City Begins Community Engagement Process to Reshape Downtown

On Tuesday, April 18, the City of Los Altos hosted a pop-up workshop at the Veterans Community Plaza on the corner of Main and State Street downtown, launching the community engagement portion of the downtown visioning process. The city hosted the event with their consultant team, comprised of three architectural and engineering firms, in order to ask residents for input on downtown.

The three-month community engagement process seeks to gather the community’s feedback as part downtown visioning to create a long-term master plan for future development.

With data from an estimated turnout of 150 people, the consultant team, composed of firms RRM Design, Plan to Place and Land Econ, will synthesize the feedback and search for any initial trends in how the public wants downtown to develop in the future. After more workshops, the consultants will narrow down priorities even more before creating policy recommendations for City Council.

“The council has recognized that perhaps there are improvements that could be made to the downtown, a lot of which can come from the community,” City Manager Chris Jordan said.
“They’re trying to let the community have an opportunity to engage in [the visioning process] and figure out what legacy they want to leave behind for future generations when it comes to the downtown area.”

At the event, the consultant firms propped up poster boards, some with maps of downtown Los Altos on them. The firms asked passersby to answer questions by placing Post-it notes on the boards to gauge what the community enjoys about downtown and what they would like to change in the future. Los Altos residents answered questions like what downtown location they visited the most and why, how they traveled downtown and how much development they wanted for downtown in the future.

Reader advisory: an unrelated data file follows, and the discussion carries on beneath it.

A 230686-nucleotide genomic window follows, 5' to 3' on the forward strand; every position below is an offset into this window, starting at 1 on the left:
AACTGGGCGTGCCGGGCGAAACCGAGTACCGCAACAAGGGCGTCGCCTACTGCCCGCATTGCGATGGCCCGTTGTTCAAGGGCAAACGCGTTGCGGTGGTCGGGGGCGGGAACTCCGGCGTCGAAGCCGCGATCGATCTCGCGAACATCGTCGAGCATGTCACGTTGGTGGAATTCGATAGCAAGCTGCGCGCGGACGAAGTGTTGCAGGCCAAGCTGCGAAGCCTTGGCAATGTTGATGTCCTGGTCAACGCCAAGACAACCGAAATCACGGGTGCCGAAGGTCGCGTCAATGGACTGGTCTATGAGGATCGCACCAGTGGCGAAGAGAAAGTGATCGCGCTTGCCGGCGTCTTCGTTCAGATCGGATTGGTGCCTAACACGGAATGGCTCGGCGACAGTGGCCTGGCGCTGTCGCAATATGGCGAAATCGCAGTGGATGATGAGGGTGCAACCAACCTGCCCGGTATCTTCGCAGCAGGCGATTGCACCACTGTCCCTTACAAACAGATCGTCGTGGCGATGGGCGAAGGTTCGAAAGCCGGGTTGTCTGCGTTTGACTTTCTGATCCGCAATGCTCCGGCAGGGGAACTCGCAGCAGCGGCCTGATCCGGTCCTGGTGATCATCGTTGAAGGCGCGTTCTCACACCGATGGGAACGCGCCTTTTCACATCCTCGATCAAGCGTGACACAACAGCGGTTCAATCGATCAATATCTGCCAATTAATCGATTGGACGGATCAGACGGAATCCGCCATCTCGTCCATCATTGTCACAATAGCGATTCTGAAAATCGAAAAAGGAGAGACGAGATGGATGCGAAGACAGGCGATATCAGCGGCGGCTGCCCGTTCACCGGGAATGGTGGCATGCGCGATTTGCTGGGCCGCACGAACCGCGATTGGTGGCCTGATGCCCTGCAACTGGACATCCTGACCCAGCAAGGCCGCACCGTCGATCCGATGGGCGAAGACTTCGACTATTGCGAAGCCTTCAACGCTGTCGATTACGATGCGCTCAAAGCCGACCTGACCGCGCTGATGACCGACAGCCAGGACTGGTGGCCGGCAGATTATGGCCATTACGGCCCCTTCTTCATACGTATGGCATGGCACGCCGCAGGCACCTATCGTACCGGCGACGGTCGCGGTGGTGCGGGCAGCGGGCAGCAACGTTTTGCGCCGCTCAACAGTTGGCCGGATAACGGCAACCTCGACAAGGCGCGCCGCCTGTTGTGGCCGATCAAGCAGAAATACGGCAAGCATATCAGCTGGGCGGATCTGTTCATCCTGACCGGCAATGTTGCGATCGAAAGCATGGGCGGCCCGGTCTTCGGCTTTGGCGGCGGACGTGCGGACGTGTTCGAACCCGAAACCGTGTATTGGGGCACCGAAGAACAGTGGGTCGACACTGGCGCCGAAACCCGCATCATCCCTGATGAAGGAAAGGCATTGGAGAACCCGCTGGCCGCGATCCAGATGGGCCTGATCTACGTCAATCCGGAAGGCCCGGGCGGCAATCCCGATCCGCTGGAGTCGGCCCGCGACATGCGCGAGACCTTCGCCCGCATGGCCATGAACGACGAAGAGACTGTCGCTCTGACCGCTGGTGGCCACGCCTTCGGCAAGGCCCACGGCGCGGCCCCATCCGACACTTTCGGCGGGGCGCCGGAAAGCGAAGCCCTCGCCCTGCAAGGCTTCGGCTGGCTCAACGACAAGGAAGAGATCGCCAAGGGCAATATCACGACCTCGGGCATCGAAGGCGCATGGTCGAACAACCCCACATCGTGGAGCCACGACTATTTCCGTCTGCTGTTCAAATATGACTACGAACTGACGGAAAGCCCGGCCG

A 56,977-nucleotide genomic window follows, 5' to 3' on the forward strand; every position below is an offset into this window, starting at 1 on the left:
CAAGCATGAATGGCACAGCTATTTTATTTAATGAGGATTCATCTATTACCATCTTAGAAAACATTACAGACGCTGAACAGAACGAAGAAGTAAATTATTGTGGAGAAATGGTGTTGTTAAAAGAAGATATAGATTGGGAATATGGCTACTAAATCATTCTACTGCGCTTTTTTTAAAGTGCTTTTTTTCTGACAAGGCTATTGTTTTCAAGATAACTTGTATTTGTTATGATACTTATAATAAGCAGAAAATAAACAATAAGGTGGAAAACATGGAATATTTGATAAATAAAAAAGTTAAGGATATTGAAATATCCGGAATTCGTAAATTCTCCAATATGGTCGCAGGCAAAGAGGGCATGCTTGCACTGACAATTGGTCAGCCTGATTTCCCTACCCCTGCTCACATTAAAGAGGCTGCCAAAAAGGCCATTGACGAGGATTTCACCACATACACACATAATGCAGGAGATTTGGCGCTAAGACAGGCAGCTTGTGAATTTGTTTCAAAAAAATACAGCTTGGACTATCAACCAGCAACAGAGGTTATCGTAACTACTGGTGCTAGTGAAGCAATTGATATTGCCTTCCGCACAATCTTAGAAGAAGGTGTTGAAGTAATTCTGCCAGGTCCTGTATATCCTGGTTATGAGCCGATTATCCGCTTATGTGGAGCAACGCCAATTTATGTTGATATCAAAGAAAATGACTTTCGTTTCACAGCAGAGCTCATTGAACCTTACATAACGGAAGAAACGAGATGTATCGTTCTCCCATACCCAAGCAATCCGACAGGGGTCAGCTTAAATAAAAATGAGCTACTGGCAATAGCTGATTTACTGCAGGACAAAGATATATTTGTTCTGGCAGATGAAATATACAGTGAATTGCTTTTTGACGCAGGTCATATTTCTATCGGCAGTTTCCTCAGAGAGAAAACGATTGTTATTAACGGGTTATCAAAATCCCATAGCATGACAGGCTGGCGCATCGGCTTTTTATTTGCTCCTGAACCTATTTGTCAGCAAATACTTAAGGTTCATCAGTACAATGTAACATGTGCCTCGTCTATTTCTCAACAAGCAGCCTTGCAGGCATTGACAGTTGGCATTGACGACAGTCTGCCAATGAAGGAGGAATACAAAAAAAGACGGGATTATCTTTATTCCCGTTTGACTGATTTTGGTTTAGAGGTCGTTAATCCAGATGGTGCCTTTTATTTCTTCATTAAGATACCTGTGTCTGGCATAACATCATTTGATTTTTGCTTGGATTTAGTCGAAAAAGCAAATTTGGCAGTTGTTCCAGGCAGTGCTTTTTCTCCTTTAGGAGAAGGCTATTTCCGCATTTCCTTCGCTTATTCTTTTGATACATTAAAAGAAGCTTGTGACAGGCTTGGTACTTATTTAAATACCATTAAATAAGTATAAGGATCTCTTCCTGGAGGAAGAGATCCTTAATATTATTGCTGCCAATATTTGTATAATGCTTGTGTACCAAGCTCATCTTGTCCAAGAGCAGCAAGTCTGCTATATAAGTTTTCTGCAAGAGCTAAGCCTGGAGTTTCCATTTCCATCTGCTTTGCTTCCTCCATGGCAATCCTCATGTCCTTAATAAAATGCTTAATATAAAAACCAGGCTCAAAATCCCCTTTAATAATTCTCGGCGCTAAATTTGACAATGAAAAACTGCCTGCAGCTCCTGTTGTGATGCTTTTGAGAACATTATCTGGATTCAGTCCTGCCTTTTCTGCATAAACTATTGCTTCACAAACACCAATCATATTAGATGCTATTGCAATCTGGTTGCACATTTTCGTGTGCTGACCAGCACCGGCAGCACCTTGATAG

Jon Baer, President of community organization Friends of Los Altos, voiced his support for the event, but he cautioned that the downtown visioning process would be a balancing act between residents’ desires and what they would be willing to sacrifice, like what Baer described as Los Altos’ easygoing ambience.

“It’s great to get the community out, and it’s great to get people’s input,” Baer said. “You can ask people what they want, but the harder question to ask and answer is, ‘what are people willing to trade off, what are they willing to give up in order to get the things they want?’”

For long-term resident Roy Lave, creating an economically viable downtown means more development. Though residents often oppose developing tall buildings because they fear it will destroy the downtown’s village-like atmosphere, Lave believes well-designed buildings can preserve Los Altos’ charm even with increased height.

“People talk about building height but that’s not the issue,” Lave said. “The issue is, can well-designed buildings be built that don’t overwhelm the human scale? People like Main and State Street because everything is small and cozy, but you can accomplish that with well-designed bigger buildings too.”
Future pop-up workshops will take place on Thursday, May 4, at the Farmers Market on State Street from 4 to 8 p.m. and Wednesday, May 17, at the Los Altos Library from 10 a.m. to 12 p.m. as well as at the Grant Park Community Center from 1 to 4 p.m.